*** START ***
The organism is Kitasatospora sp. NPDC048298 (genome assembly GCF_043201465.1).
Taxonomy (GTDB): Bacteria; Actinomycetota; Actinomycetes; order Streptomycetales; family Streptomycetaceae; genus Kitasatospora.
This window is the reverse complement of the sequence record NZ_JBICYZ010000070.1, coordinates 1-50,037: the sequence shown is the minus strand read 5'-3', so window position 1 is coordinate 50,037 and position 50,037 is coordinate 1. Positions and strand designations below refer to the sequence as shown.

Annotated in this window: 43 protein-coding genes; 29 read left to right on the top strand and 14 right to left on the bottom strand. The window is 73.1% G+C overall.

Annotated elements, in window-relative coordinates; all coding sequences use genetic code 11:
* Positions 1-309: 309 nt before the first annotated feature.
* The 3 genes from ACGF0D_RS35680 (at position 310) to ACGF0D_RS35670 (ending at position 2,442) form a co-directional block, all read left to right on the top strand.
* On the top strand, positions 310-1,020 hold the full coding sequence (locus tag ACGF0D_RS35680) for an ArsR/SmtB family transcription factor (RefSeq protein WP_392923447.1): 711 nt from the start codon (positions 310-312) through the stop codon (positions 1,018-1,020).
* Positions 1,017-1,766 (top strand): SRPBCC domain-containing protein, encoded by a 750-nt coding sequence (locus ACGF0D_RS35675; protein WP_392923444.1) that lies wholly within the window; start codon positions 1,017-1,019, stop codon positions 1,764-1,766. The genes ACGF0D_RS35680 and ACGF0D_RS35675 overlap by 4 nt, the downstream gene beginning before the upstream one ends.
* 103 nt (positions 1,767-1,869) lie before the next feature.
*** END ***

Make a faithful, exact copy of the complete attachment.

The organism is Kitasatospora sp. NPDC048298 (genome assembly GCF_043201465.1).
Taxonomy (GTDB): Bacteria; Actinomycetota; Actinomycetes; order Streptomycetales; family Streptomycetaceae; genus Kitasatospora.
This window is the reverse complement of the sequence record NZ_JBICYZ010000070.1, coordinates 1-50,037: the sequence shown is the minus strand read 5'-3', so window position 1 is coordinate 50,037 and position 50,037 is coordinate 1. Positions and strand designations below refer to the sequence as shown.

Annotated in this window: 43 protein-coding genes; 29 read left to right on the top strand and 14 right to left on the bottom strand. The window is 73.1% G+C overall.

Annotated elements, in window-relative coordinates; all coding sequences use genetic code 11:
* Positions 1-309: 309 nt before the first annotated feature.
* The 3 genes from ACGF0D_RS35680 (at position 310) to ACGF0D_RS35670 (ending at position 2,442) form a co-directional block, all read left to right on the top strand.
* On the top strand, positions 310-1,020 hold the full coding sequence (locus tag ACGF0D_RS35680) for an ArsR/SmtB family transcription factor (RefSeq protein WP_392923447.1): 711 nt from the start codon (positions 310-312) through the stop codon (positions 1,018-1,020).
* Positions 1,017-1,766 (top strand): SRPBCC domain-containing protein, encoded by a 750-nt coding sequence (locus ACGF0D_RS35675; protein WP_392923444.1) that lies wholly within the window; start codon positions 1,017-1,019, stop codon positions 1,764-1,766. The genes ACGF0D_RS35680 and ACGF0D_RS35675 overlap by 4 nt, the downstream gene beginning before the upstream one ends.
* 103 nt (positions 1,767-1,869) lie before the next feature.